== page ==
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Another 2k Energy Infrastructure jobs

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  • Registered Users Posts: 1,189 ✭✭✭ cargo


    No as we are a small market for any of these companies. The Chinese were over looking at Euro bases but I think one of them at least (XEMC) went to Belfast.


  • Registered Users Posts: 49 ✭✭✭ phanley


    anyone know when recruiting for these jobs will start?


  • Registered Users Posts: 7,476 ✭✭✭ ardmacha


    If these guys can put their cables underground, does that not increase pressure on Eirgrid to do likewise?


  • Registered Users Posts: 1,129 pljudge321


    ardmacha wrote: »
    If these guys can put their cables underground, does that not increase pressure on Eirgrid to do likewise?

    They are planning on DC cables which are easily placed underground unlike AC cables.


  • Banned (with Prison Access) Posts: 25,234 ✭✭✭✭ Sponge Bob


    These guys have nothing in planning never mind through planning.


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  • Registered Users Posts: 1,189 ✭✭✭ cargo


    Sponge Bob wrote: »
    These guys have nothing in planning never mind through planning.

    Not in the regions mentioned in the article anyway. They do have some projects in other parts of the country although this article seems to be packaging this whole thing as an all-in sort of thing. They dont mention selling the output from any of the other sites over this link.


  • Registered Users Posts: 9,072 ✭✭✭ Heroditas


    That's because those other projects are being linked into our own grid.
    If this project was to go ahead, it would represent a massive jump in terms of scale compared to many of their previous projects both nationally and internationally.
    There's an awful lot of details that need to be ironed out.
    Two ones that stand out for me are:
    1. If the Irish grid is used to carry the power to the interconnector they plan to build, will the wind farms benefit from the subsidies currently given to renewable power. If so, why should they benefit when the power is not for use here
    2. If they plan on building their own grid and interconnector, where is the benefit for this country? Why should we pickle the landscape with turbines when our own population doesn't benefit from it?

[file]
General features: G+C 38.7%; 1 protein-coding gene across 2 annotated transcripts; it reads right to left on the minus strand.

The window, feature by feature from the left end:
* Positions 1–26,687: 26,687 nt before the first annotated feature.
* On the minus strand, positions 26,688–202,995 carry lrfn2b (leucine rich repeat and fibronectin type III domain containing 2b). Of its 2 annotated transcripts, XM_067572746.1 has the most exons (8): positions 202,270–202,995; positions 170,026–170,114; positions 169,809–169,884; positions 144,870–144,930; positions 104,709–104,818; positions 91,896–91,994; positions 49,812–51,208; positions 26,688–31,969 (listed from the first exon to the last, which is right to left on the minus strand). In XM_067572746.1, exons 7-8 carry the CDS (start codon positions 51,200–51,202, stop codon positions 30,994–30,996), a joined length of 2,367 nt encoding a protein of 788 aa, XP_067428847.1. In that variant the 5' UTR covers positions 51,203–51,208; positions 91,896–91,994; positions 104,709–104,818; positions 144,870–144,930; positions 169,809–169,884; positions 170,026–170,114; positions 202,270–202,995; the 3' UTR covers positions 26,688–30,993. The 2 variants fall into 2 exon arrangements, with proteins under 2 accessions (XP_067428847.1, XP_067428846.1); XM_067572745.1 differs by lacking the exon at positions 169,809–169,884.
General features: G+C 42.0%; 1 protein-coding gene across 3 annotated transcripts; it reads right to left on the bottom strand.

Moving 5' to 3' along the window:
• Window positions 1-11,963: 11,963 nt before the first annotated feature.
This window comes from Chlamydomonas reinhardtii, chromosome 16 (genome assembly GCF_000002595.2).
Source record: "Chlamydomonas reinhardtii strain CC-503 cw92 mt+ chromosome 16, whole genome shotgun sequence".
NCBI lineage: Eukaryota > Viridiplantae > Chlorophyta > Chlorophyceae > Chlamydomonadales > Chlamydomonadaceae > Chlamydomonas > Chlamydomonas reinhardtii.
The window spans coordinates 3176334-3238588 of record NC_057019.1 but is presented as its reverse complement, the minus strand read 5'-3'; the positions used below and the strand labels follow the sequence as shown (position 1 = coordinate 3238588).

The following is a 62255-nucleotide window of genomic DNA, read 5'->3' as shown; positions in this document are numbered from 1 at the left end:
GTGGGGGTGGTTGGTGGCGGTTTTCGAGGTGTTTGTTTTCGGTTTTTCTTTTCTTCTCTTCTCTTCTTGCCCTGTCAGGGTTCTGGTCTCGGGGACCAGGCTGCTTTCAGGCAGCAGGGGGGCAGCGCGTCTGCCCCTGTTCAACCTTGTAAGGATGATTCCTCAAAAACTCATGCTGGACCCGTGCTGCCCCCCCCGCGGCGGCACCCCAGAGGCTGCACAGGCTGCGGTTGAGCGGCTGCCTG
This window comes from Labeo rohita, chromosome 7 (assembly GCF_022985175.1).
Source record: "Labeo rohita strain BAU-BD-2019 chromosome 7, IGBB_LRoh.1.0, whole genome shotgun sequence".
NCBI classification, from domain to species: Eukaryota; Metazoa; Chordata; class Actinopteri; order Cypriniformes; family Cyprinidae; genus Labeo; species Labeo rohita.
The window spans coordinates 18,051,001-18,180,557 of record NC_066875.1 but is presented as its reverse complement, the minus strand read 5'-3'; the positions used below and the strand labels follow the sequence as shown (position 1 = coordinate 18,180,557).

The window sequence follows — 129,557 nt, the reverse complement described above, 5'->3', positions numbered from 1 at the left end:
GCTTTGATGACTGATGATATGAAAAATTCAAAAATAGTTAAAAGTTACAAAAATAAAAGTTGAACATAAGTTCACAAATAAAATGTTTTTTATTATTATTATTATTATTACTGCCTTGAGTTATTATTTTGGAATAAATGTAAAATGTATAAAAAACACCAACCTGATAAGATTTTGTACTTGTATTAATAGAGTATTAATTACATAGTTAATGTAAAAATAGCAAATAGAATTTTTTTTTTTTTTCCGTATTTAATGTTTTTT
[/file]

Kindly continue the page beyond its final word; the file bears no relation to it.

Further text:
Bar construction, energy generation is not exactly a great creator of jobs. Maintenance, operation and upkeep do not require a whole lot of bodies.


  • Registered Users Posts: 541 ✭✭✭ Hibbeler


    Will these turbines if built be connected to the Irish grid and the new eirgid connector to wales? Or am I correct in gathering from the article that they plan to build their own dedicated connection to Britain?


  • Banned (with Prison Access) Posts: 25,234 ✭✭✭✭ Sponge Bob


    3000mw will require a very large (and new) interconnector. If a single cable it would be 4x the size of Norned which is the largest HVDCsubsea interconnector in Europe as far as I can remember.

    It may be split into 3 or 4 separate interconnectors as there are not many UK grid sites capable of accepting 3000mw either and the largest generation site they ever had was 4000mw ( DRAX in Yorkshire)


  • Closed Accounts Posts: 267 ✭✭ OssianSmyth


    I spoke to the promoter a few days ago. They say they have agreement with the UK National Grid for a 1GW connector landing at Pentir, North Wales and a 2GW connector landing at Pembroke. They have 40 sites for wind farms chosen across the midlands and they plan to supply a fibre broadband network in tandem which they see as a local benefit. They are aiming for a planning app in late 2013. They are trying to formulate the application as a SID.

    There are a lot of regulatory issues to be worked out in both countries. The expectation is that the UK will pay the subsidies while Ireland would collect rents, rates and corporation tax. O&M for wind farms typically provides 1 job per 2 MW. There would be many more jobs than that during construction. It is not clear whether the interconnector would be entirely private with both the grid operator and the promoter saying that the project would 'enhance interconnection' between the two national grids.

    There are several companies pursuing similar projects.


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  • Registered Users Posts: 9,072 ✭✭✭ Heroditas


    A 1MW interconnector? Don't you mean 1GW?
    Much of the O&M of wind farms is provided by the manufacturers so a lot of the jobs will be abroad with little or no jobs created here.
    Granted, there will be jobs created during construction but not half as many as some are making out.


  • Closed Accounts Posts: 267 ✭✭ OssianSmyth


    Here is some data relating to jobs in European Wind http://www.ewea.org/index.php?id=1638

    It's from the wind energy trade group so you can take it with a pinch of salt.


  • Registered Users Posts: 9,072 ✭✭✭ Heroditas


    Here is some data relating to jobs in European Wind http://www.ewea.org/index.php?id=1638

    It's from the wind energy trade group so you can take it with a pinch of salt.